Tony Clay­ton-lea

Swedish duo First Aid Kit, aka sib­lings Jo­hanna and Klara Soder­berg, talk to ahead of the re­lease their new al­bum, Stay Gold

The Irish Times - Friday - The Ticket - - MUSIC -

Was it al­ways go­ing to be mu­sic for you and your sis­ter, Klara?

We al­ways sang to­gether, and we were brought up in a very mu­si­cal fam­ily, so mu­sic was al­ways around us. We just hap­pened to land upon coun­try mu­sic. When we did that, we started writ­ing our own songs, and then it be­gan from there. We didn’t re­ally think about our choices, we just ended up do­ing it.

Have you thought about why folk and coun­try felt so right for you? What did it con­nect with?

It felt sim­ple and au­then­tic; all of the mu­sic we had been lis­ten­ing to be­fore was of the pop kind, and that seemed so far away from folk. Folk mu­sic also spoke to us, to what we thought about, and how we thought. There is some­thing quite mag­i­cal about the mu­sic, as well as the songs – the tra­di­tions, also, ap­pealed to us.

Did the mu­sic re­flect the na­ture of your en­vi­ron­ment in ru­ral Swe­den, par­tic­u­larly dur­ing the win­ter months?

If you live in Swe­den you can be­come quite iso­lated, es­pe­cially dur­ing those win­ter months – it gets very dark for quite a long time! You rarely go out, and in coun­try mu­sic there is a lone­li­ness and that sense of deep­ness and dark­ness. Ev­ery­one has that within them, of course, but as a young girl lis­ten­ing to old folk mu­sic it res­onated in­tensely. I felt the mu­sic was very real, and to be hon­est, it made Klara and my­self feel stronger and less alone in our anx­i­eties.

Pre­sum­ably, it gave you com­fort, iden­tity, and in­spi­ra­tion . . .

All of those! The other thing was that with pop mu­sic we felt like we needed pro­duc­ers and a range of ma­chin­ery. With folk, we knew we could just write a song, pick up a gui­tar and play it within min­utes. That was truly in­spir­ing. We also ex­pressed what we felt, but when we first started that wasn’t what we ini­tially thought we wanted to do. Back then, we just did it, with­out think­ing too much about it. Now, it’s like ther­apy for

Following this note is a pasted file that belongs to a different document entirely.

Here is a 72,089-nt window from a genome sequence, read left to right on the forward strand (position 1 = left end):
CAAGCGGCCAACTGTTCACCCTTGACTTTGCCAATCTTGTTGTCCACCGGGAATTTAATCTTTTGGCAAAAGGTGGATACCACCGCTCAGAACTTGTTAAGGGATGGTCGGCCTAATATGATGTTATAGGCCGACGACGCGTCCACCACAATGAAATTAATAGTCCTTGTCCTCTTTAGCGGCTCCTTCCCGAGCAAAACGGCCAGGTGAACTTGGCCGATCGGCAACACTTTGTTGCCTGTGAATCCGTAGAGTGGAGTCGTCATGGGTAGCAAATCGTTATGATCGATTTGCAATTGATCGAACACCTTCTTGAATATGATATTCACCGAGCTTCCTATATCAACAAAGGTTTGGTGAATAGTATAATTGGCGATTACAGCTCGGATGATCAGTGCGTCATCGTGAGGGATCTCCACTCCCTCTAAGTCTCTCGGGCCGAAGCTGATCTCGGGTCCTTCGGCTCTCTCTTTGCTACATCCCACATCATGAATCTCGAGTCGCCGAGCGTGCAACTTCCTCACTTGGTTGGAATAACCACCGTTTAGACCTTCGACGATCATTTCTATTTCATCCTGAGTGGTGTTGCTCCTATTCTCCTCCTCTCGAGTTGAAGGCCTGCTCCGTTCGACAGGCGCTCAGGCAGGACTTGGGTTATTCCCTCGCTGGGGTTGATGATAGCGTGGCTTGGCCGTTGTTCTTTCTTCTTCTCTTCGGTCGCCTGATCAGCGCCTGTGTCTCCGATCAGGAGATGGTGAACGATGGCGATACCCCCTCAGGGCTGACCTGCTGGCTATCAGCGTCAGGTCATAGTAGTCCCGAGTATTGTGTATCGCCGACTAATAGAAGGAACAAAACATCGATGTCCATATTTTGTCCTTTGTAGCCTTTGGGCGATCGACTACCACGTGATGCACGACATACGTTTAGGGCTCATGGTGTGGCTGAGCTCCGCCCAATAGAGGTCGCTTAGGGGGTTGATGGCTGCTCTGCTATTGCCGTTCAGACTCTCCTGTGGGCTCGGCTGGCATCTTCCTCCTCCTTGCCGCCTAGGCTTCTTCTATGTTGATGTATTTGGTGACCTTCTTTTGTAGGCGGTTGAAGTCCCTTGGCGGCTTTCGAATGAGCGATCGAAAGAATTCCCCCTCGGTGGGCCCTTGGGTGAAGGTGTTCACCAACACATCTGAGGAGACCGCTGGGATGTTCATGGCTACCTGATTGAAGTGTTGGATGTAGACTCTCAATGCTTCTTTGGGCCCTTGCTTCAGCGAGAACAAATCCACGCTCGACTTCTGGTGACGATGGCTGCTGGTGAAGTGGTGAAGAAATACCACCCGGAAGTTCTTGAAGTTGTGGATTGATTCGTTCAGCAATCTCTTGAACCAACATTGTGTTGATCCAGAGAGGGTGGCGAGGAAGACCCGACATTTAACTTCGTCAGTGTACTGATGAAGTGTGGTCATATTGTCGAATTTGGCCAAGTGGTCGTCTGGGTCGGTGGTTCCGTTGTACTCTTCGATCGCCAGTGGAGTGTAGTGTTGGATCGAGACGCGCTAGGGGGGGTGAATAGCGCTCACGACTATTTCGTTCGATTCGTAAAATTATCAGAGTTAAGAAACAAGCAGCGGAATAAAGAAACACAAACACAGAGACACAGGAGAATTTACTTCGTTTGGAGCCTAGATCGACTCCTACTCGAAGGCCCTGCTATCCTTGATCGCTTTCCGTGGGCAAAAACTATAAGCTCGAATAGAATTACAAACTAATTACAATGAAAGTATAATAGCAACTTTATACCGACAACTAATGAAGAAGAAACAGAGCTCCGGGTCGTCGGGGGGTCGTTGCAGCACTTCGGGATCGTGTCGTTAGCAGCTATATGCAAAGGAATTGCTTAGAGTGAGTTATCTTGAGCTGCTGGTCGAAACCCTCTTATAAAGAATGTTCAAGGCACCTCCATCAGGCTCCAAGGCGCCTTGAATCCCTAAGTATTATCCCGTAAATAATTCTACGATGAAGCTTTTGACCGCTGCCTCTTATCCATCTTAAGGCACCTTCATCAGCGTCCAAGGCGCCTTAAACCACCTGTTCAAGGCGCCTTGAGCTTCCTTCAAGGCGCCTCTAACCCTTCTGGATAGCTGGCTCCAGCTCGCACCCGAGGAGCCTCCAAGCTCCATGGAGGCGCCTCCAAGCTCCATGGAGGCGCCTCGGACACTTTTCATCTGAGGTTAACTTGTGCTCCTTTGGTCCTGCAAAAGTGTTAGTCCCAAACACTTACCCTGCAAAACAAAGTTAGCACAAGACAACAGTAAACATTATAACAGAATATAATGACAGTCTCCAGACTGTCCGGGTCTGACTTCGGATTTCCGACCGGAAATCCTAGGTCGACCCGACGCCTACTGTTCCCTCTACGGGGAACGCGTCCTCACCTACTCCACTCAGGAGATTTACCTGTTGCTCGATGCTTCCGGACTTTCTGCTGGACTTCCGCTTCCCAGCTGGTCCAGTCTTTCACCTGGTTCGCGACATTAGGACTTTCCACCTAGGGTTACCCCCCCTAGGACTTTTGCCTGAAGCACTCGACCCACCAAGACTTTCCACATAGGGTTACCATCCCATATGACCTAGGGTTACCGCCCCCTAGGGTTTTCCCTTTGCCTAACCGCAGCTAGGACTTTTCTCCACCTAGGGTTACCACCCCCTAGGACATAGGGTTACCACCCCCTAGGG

Stay Gold is out on June 6th. First Aid Kit play Lon­gi­tude, July 18th-20th, Mar­lay Park, Dublin

us. Writ­ing songs is what we do when we’re sad. That’s a fan­tas­tic tool to have in your life, and to be able to share it with people is quite amaz­ing. That’s what mu­sic is for us – a help­ing hand in times of cri­sis. Hope­fully our mu­sic can do that for some people.

What do you when you’re happy?

We don’t write songs! Of course, we’re not sad all of the time – that would be tragic. But we’re able to tap into our re­flec­tive sides and call upon what I term “ev­ery­day melan­choly” – that doesn’t mean you’re clin­i­cally de­pressed, it just means you think about things. Both Klara and I have an op­ti­mistic out­look on life, but there are still gloomy ar­eas.

Grow­ing up, your fa­ther was a mod­er­ately suc­cess­ful pop star in Swe­den. Did you think of him as a pop star, or was he just your dad?

We knew that the rock and pop world was around us with my dad be­ing in­volved in mu­sic, and that gave us ideas that we could do mu­sic as a life­style choice. We also saw that if you try it and it doesn’t work, then you can al­ways do some­thing else. Not suc­ceed­ing on any par­tic­u­lar level wasn’t the end of the world for him, ei­ther, and know­ing that made it eas­ier for us to make the de­ci­sion to leave school and de­vote our­selves to mak­ing mu­sic.

Were you sur­prised that your par­ents al­lowed you to quit school to pur­sue mu­sic?

We weren’t sur­prised at all – our par­ents have al­ways been in­cred­i­bly sup­port­ive of any­thing we did cre­atively. But, yes, I see that some par­ents might not have given their sup­port so read­ily for such a ven­ture. That said, we know that we can go back to school – in Swe­den you can go back to school any­time. Hmm . . . I can’t see that hap­pen­ing, though, can you?

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